A bevel gear is a gear which is designed to connect with a gear mounted on an axis which may be positioned at any number of angles. Classically, bevel gears are used at 90 degree angles to each other, although other types of angles may be used as well. This is by contrast with other types of gears, which must generally be used either parallel to each other, or at right angles, in some specialized cases. Bevel gears are used in a number of applications, including the differential gear of a car.
As the term “bevel” would suggest, the face of a bevel gear is angled. Typically, a bevel gear is conical in shape, with the teeth running along the side of the cone, and the angle of the sides can be varied, depending on the application for the gear. The beveled design allows the gear to intermesh with another bevel gear at several different angles, depending on how it has been machined.
In a straight bevel gear, the teeth are straight, running vertically along the cone. The problem with straight toothed gears is that all of the impact comes down on a single tooth, making the gear rather rough, and leading to chipping along the teeth of the gear over time. For this reason, some people prefer spiral gears, in which the teeth are set at an angle, allowing the pressure to be distributed so that the gears mesh evenly and smoothly. Spiral bevel gears are readily available for a range of tasks.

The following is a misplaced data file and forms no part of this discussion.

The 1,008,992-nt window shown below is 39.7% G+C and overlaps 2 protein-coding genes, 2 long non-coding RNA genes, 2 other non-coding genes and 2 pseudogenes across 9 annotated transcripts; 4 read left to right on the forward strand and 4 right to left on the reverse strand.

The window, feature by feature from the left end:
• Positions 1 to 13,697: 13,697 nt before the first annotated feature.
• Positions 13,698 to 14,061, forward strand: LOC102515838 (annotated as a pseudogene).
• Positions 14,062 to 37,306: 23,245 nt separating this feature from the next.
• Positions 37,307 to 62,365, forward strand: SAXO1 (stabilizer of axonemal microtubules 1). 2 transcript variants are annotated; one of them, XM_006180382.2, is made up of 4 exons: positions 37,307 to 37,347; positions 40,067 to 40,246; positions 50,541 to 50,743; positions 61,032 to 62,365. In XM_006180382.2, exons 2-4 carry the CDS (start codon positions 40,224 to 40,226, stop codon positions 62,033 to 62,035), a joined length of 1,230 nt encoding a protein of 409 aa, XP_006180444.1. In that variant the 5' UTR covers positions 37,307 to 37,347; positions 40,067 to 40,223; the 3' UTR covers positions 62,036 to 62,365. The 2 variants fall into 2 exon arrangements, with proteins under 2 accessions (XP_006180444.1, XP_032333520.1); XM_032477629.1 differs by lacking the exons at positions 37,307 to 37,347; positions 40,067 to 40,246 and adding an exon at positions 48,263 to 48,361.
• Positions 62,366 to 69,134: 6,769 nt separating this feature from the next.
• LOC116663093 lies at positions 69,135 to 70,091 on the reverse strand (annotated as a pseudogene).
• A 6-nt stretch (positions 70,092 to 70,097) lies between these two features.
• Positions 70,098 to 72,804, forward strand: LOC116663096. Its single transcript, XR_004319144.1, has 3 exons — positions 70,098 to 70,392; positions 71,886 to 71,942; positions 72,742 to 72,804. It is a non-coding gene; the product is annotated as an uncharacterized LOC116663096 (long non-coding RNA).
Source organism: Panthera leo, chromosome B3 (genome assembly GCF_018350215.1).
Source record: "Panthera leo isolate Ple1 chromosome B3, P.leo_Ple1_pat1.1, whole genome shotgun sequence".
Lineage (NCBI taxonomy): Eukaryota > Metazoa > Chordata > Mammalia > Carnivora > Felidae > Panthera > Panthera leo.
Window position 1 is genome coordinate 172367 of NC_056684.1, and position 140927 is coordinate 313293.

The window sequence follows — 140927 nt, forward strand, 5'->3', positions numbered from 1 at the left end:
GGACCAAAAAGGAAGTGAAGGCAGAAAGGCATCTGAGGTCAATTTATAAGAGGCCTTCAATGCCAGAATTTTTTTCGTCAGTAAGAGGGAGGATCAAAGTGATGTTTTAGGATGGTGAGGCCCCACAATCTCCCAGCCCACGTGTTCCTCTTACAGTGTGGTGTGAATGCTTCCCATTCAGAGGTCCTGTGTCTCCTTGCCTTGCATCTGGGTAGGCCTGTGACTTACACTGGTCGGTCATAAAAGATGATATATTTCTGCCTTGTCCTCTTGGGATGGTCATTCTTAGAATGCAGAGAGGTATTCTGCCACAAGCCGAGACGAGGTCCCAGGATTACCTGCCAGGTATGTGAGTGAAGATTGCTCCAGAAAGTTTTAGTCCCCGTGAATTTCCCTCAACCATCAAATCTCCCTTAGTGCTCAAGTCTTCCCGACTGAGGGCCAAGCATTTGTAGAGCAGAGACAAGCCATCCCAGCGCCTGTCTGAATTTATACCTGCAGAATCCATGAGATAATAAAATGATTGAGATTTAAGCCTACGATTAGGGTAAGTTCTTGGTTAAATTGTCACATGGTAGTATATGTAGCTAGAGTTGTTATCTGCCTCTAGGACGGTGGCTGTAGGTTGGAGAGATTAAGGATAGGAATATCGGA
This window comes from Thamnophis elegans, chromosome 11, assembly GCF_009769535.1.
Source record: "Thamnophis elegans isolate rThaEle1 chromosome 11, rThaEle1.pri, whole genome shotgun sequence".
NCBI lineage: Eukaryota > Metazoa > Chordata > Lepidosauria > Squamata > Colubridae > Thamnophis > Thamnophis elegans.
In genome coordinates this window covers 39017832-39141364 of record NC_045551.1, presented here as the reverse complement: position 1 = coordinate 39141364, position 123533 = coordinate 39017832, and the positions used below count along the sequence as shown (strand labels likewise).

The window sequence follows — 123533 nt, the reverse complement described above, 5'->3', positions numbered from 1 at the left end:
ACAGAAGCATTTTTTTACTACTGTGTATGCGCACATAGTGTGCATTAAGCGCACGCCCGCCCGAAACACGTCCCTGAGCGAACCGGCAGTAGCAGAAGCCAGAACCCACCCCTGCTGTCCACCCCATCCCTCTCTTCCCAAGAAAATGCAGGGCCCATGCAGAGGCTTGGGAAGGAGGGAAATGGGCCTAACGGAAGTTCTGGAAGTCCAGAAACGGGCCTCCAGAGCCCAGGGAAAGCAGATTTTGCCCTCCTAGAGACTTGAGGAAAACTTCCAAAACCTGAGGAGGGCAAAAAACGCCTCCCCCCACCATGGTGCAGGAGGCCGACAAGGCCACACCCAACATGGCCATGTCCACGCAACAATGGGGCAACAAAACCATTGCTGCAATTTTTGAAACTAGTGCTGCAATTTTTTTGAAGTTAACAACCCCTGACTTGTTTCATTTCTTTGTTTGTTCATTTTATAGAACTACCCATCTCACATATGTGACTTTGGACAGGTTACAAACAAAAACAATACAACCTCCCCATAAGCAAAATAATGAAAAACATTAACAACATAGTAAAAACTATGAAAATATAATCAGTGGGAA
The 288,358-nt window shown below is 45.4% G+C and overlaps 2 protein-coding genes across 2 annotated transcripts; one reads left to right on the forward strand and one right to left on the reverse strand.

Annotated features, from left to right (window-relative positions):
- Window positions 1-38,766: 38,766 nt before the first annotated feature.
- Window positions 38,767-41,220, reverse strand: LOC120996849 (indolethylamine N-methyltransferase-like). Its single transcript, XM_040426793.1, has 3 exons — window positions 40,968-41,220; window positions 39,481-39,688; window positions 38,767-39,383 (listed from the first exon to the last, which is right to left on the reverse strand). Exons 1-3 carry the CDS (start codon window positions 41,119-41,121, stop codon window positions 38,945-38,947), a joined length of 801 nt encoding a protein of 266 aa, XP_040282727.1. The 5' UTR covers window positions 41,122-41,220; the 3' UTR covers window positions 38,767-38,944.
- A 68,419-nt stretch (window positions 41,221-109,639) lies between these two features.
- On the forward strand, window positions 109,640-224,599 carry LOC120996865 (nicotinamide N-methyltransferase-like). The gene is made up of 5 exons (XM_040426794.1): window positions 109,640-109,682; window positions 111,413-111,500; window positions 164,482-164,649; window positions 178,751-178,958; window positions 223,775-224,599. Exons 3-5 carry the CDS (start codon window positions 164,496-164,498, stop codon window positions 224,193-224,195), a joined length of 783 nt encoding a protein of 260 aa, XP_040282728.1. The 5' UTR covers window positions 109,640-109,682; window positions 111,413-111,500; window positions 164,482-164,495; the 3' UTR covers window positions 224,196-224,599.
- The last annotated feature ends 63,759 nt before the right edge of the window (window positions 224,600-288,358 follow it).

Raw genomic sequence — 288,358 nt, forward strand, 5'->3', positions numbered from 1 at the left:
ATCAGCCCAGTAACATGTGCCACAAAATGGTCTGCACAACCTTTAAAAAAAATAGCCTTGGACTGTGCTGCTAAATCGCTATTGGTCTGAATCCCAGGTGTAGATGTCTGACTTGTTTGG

Hypoid bevel gears are specialized bevel gears with axes which do not intersect. These gears utilize a large ring gear with a smaller meshing gear, and they are used in applications like car differentials, in which it may be necessary for gears to turn at different rates of speed in some situations. Hypoid gears require custom lubricants, because they are often subjected to a significant amount of strain.
One example of a bevel gear can be found in the workings of many garage doors. The gears used to turn the door are often set at right angles to each other, as can be seen upon close examination. Bevel gears are also used in other types of doors and gates, such as sluice gates for dams which are often operated by a user's manipulation of a screw which turns a bevel gear to open or close the gate.